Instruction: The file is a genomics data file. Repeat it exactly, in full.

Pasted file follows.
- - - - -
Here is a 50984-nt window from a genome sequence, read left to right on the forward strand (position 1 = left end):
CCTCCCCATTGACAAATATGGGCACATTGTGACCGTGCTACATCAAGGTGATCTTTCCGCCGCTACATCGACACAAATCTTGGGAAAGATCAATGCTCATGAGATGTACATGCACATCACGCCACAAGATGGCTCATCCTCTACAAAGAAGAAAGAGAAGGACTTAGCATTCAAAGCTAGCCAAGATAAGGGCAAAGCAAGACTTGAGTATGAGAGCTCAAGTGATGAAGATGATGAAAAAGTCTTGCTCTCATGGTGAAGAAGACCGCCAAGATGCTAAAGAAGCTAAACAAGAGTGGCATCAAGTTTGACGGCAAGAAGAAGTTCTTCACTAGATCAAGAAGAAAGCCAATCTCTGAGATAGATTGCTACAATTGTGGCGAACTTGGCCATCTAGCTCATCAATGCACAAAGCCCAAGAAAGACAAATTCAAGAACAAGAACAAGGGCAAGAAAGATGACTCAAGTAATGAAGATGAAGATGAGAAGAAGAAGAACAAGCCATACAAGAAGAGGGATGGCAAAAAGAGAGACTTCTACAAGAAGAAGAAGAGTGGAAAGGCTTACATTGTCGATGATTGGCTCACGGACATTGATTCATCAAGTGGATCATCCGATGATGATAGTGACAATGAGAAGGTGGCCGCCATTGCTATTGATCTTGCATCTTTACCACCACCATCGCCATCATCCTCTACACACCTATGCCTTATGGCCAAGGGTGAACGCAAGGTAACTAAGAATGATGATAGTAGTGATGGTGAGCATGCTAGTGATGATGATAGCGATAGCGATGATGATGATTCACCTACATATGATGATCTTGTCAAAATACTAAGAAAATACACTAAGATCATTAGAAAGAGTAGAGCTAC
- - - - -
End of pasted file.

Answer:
Here is a 50984-nt window from a genome sequence, read left to right on the forward strand (position 1 = left end):
CCTCCCCATTGACAAATATGGGCACATTGTGACCGTGCTACATCAAGGTGATCTTTCCGCCGCTACATCGACACAAATCTTGGGAAAGATCAATGCTCATGAGATGTACATGCACATCACGCCACAAGATGGCTCATCCTCTACAAAGAAGAAAGAGAAGGACTTAGCATTCAAAGCTAGCCAAGATAAGGGCAAAGCAAGACTTGAGTATGAGAGCTCAAGTGATGAAGATGATGAAAAAGTCTTGCTCTCATGGTGAAGAAGACCGCCAAGATGCTAAAGAAGCTAAACAAGAGTGGCATCAAGTTTGACGGCAAGAAGAAGTTCTTCACTAGATCAAGAAGAAAGCCAATCTCTGAGATAGATTGCTACAATTGTGGCGAACTTGGCCATCTAGCTCATCAATGCACAAAGCCCAAGAAAGACAAATTCAAGAACAAGAACAAGGGCAAGAAAGATGACTCAAGTAATGAAGATGAAGATGAGAAGAAGAAGAACAAGCCATACAAGAAGAGGGATGGCAAAAAGAGAGACTTCTACAAGAAGAAGAAGAGTGGAAAGGCTTACATTGTCGATGATTGGCTCACGGACATTGATTCATCAAGTGGATCATCCGATGATGATAGTGACAATGAGAAGGTGGCCGCCATTGCTATTGATCTTGCATCTTTACCACCACCATCGCCATCATCCTCTACACACCTATGCCTTATGGCCAAGGGTGAACGCAAGGTAACTAAGAATGATGATAGTAGTGATGGTGAGCATGCTAGTGATGATGATAGCGATAGCGATGATGATGATTCACCTACATATGATGATCTTGTCAAAATACTAAGAAAATACACTAAGATCATTAGAAAGAGTAGAGCTAC